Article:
As for the specific mechanics/affordances: I chose those based on what I wanted to do while I was prototyping; I didn’t have a comprehensive list laid out prior to development (although I had some rough ideas which I had been mulling over for a few months before I started). I wanted to fly, so I added a glider. I wanted to see in the dark, so I added a torch, and so on. Much of the refinement process was simply sitting down and playing - seeing how the different tools talked to each other and what kinds of meta-tools they created. It was very organic.
I think games focus too heavily on being easy to understand and easy to consume. If players are confused or uncertain, then this is seen as a flaw in the game. I think that’s garbage. Sometimes it’s cool to be uncertain or wary or to feel kinda lost, and creating situations for players to feel that way shows a level of respect for your audience, as well as the world you have created.
NDH is about learning. You have to learn how to use your tools, how to navigate the space, where to go and how to get there, and being able to read the space is a part of that. I think the game would lose something if it was easier to look at and understand at a glance.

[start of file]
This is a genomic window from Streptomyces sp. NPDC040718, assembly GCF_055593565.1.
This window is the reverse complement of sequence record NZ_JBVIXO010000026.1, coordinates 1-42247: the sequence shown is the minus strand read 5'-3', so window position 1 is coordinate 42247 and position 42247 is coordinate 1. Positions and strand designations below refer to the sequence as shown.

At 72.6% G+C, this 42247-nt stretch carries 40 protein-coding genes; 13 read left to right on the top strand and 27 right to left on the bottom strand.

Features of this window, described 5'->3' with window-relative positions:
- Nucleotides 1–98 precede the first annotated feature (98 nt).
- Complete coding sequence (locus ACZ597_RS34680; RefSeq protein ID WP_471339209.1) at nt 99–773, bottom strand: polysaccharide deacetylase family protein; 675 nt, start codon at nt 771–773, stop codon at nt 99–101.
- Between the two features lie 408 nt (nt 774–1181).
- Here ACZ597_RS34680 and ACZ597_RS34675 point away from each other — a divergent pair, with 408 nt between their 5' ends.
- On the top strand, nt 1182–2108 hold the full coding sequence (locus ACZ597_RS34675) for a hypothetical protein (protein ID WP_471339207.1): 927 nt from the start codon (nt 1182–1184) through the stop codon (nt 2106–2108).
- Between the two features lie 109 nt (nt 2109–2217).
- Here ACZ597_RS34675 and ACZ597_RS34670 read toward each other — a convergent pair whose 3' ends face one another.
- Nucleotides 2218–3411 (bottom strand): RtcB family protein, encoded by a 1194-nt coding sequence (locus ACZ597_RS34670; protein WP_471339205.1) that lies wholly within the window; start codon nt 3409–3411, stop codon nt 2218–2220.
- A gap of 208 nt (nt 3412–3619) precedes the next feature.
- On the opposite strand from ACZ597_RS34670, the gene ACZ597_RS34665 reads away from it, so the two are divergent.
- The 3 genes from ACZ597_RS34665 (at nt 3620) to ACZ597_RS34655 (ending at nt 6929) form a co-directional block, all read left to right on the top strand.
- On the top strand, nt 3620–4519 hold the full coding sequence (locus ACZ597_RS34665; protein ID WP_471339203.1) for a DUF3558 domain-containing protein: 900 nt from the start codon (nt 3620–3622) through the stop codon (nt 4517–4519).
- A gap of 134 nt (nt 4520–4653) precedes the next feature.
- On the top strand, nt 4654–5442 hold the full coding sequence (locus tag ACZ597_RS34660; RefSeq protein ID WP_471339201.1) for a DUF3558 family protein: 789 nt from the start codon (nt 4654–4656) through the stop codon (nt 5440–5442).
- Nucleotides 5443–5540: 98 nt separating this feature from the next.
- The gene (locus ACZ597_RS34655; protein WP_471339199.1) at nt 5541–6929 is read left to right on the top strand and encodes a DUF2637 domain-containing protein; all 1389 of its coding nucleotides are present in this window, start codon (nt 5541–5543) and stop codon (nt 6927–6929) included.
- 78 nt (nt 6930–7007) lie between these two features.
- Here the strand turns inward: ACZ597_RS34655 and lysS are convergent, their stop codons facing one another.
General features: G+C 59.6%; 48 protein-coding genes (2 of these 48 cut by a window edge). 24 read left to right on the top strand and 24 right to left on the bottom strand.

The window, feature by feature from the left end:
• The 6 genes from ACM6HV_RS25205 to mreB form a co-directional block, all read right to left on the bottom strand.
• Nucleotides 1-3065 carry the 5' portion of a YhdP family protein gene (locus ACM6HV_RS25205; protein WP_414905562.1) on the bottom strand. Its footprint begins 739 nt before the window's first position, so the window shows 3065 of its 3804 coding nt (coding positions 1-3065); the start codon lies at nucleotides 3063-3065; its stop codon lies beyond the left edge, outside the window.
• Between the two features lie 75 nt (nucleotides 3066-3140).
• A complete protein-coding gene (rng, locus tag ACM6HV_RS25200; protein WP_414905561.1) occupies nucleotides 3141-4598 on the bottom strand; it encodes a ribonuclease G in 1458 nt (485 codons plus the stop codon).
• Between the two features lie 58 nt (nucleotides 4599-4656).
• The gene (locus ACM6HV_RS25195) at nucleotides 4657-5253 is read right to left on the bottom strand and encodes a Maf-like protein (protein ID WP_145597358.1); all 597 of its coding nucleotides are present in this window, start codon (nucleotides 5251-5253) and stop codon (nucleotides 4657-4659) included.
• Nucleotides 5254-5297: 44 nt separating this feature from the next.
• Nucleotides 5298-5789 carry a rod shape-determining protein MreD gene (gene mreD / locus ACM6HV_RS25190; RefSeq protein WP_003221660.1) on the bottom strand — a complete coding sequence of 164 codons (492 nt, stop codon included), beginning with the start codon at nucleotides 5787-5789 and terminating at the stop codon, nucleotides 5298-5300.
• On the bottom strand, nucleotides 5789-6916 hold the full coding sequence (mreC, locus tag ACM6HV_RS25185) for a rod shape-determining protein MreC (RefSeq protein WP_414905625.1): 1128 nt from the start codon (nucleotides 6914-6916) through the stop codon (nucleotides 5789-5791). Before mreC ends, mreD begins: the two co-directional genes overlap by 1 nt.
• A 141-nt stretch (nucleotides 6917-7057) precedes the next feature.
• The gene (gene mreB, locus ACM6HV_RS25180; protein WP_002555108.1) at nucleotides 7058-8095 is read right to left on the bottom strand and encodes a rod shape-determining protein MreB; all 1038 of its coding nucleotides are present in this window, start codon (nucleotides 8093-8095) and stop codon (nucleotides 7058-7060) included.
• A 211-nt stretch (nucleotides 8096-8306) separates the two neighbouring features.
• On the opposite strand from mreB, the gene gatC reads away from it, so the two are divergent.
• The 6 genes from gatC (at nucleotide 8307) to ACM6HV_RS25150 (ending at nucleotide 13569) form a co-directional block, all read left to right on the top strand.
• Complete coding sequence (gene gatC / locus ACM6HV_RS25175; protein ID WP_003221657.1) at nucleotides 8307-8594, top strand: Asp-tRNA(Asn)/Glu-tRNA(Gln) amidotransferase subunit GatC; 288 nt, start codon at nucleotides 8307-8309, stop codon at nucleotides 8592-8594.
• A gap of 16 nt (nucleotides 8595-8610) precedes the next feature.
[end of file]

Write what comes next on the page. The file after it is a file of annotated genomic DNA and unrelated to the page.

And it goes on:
When I was a little kid, my dad took me to his university computer lab and sat me down with some games while he studied. I don’t remember much of what I played, but I do remember being kind of afraid of games. I didn’t really understand the limitations of technology or have an awareness of the concept of authors or designers, so to me, these things just existed with no origin or history except what I could see on the screen.
Because I was so young, I often had a hard time understanding what to do or where to go or how to engage with the games properly, but I had this implicit understanding that there was something more going on than what I could see, and that if I just kept trying I might find out what that was.
The combination of not quite understanding how to engage with an object, and the implicit promise of something more to discover if you just keep trying, is a really cool feeling, and is something I wish more games would embrace.